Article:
Thus, one reverts to spending more time in activities where verbal intercourse is not required, avoiding situations where hearing might be required. These are lonely activities; sitting at a computer, walking in the woods, crafts and art, reading. You wave to your neighbors rather than walking over and having a conversation. You smile when your grandchildren whisper “secrets” in your ear and don’t tell them that you heard nothing. Your dog accepts your problem… your spouse no so much.

A number of years ago I gave a nature program to a nursing home. A well-dressed man sat in a chair alone in the corner. I asked. “Why don’t you come over where you can better see the slides?” I asked. “He can’t hear you,” the nurse said, “he’d rather be alone.” Now I know why.

Children are just small animals!

Never, in my almost 80 years as a once proud American citizen would I have even considered that my country would be charged with human rights violations by the United Nations. But, as we now rip infants and toddlers away from their parents and put them in cages to await a (so far) unplanned fate, we have surpassed many of the crimes of those countries we once condemned.
I have little hope for the future of the “American Way of Life” as I know too many proud citizens who turn a blind eye to this travesty and only worry about the availability of guns and that the cost of automobiles, beer and gasoline might increase.

Galveston Island, Texas

Galveston, Oh Galveston, I still hear your sea winds blowing…Sang Glen Campbell in 1969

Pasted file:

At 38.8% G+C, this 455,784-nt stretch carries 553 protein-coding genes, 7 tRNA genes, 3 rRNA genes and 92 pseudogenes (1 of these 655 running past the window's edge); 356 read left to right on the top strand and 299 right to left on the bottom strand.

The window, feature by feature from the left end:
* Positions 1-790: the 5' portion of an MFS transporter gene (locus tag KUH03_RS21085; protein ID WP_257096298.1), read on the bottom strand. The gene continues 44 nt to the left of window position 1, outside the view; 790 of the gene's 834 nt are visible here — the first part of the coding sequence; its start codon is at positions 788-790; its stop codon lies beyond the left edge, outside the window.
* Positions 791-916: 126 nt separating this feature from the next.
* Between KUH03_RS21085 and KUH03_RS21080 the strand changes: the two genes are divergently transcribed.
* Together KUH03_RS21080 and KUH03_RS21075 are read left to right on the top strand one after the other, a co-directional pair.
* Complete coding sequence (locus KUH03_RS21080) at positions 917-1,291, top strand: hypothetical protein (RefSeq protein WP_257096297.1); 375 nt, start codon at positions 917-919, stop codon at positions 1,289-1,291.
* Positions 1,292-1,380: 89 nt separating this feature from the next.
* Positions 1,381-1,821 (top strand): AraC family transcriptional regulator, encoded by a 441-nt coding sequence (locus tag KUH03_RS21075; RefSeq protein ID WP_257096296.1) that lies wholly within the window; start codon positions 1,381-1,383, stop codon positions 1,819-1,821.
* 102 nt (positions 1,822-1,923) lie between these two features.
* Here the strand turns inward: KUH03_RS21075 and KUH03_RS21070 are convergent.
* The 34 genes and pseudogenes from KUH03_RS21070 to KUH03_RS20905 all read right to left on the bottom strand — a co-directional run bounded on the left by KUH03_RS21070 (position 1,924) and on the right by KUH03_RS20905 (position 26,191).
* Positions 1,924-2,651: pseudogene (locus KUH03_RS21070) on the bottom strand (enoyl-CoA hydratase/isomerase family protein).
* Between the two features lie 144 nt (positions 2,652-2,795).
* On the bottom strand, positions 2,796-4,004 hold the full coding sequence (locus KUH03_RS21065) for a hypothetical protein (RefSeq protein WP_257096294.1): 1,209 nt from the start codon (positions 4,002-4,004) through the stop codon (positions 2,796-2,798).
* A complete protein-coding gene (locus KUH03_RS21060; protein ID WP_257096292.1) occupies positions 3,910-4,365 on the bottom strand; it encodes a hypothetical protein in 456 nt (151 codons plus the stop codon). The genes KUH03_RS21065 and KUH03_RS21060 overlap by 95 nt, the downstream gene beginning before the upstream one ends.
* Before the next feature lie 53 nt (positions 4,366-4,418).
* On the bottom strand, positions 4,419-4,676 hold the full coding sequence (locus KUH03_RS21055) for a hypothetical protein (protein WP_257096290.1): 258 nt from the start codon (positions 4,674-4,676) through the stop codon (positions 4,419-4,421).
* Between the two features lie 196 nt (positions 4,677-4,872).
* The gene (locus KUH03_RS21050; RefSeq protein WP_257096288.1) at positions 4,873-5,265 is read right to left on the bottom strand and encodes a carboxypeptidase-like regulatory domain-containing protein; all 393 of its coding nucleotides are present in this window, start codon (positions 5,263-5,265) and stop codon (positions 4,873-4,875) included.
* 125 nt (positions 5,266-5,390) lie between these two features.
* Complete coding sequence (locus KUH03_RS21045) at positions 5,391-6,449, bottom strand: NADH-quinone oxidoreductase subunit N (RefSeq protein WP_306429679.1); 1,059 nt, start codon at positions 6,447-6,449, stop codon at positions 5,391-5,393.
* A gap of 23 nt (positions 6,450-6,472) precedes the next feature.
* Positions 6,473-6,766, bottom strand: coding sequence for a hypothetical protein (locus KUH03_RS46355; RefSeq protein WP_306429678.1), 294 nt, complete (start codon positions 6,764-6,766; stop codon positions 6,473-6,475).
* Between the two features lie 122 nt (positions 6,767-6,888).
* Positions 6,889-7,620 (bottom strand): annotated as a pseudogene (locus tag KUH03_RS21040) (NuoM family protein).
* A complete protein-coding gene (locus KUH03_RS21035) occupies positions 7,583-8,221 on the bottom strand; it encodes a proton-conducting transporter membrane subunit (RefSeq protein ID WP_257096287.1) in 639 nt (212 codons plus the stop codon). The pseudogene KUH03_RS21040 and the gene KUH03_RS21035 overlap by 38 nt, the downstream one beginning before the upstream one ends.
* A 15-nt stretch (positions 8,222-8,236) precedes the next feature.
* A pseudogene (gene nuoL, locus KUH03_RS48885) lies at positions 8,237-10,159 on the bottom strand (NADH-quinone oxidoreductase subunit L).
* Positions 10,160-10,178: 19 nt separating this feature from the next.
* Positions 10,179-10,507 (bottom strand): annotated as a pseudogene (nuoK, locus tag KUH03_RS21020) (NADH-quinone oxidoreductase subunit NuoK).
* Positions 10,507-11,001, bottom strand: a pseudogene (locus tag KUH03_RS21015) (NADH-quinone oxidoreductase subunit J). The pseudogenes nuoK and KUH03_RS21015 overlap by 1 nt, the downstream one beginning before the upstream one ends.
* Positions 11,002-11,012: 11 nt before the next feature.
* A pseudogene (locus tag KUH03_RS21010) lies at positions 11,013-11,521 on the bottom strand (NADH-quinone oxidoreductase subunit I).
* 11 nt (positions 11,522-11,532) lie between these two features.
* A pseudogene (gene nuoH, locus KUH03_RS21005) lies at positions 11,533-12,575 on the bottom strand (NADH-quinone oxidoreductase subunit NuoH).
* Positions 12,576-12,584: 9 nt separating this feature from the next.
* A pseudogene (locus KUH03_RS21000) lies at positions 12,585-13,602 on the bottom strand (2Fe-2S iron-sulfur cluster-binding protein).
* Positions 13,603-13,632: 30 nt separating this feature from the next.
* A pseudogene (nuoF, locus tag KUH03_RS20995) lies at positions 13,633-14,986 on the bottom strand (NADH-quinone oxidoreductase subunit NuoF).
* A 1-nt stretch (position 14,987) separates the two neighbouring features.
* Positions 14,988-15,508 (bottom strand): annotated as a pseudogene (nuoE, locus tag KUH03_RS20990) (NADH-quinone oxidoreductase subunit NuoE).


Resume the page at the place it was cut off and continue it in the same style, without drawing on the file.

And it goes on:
On November 6, 1528, the Spanish conquistador Alvar Nunez Cabeza de Vaca shipwrecked on a low sandy island off the coast of Texas. Starving, dehydrated, and desperate, he is the first European to set foot on the soil of the future Lone Star state. What he found was a flat, marshy ground occupied by a native American population that survived on roots and tubers dug from the ground and seasonal catches of fish in the estuaries.


Senor Cabeza de Vaca would not recognize the site today but if he had the gold he sought, he and his fellow sailors could survive well on McDonald’s burgers and various food stuffs supplied from the Super Wal-Mart and many restaurants now located there, and reside in luxury in the numerous resort hotels lining the beaches.

The city of Galveston is situated on Galveston Island, a barrier island off the Texas Gulf coast near the mainland coast. The domain of Jean Lafitte, the famed pirate and American hero of the War of 1812, it is now a major tourist destination for Texas and the southern states.


On September 8, 1900, the island was struck by a devastating hurricane that holds the record as the United States’ deadliest natural disaster. The city was devastated, and an estimated 6,000 to 8,000 people on the island were killed. For the most part, urban development has taken all but the most low-elevation wetlands, mudflats and tidal estuaries and homes there are built on stilts to protect from the ravages of tropical storms and hurricanes when the storm surge covers the island.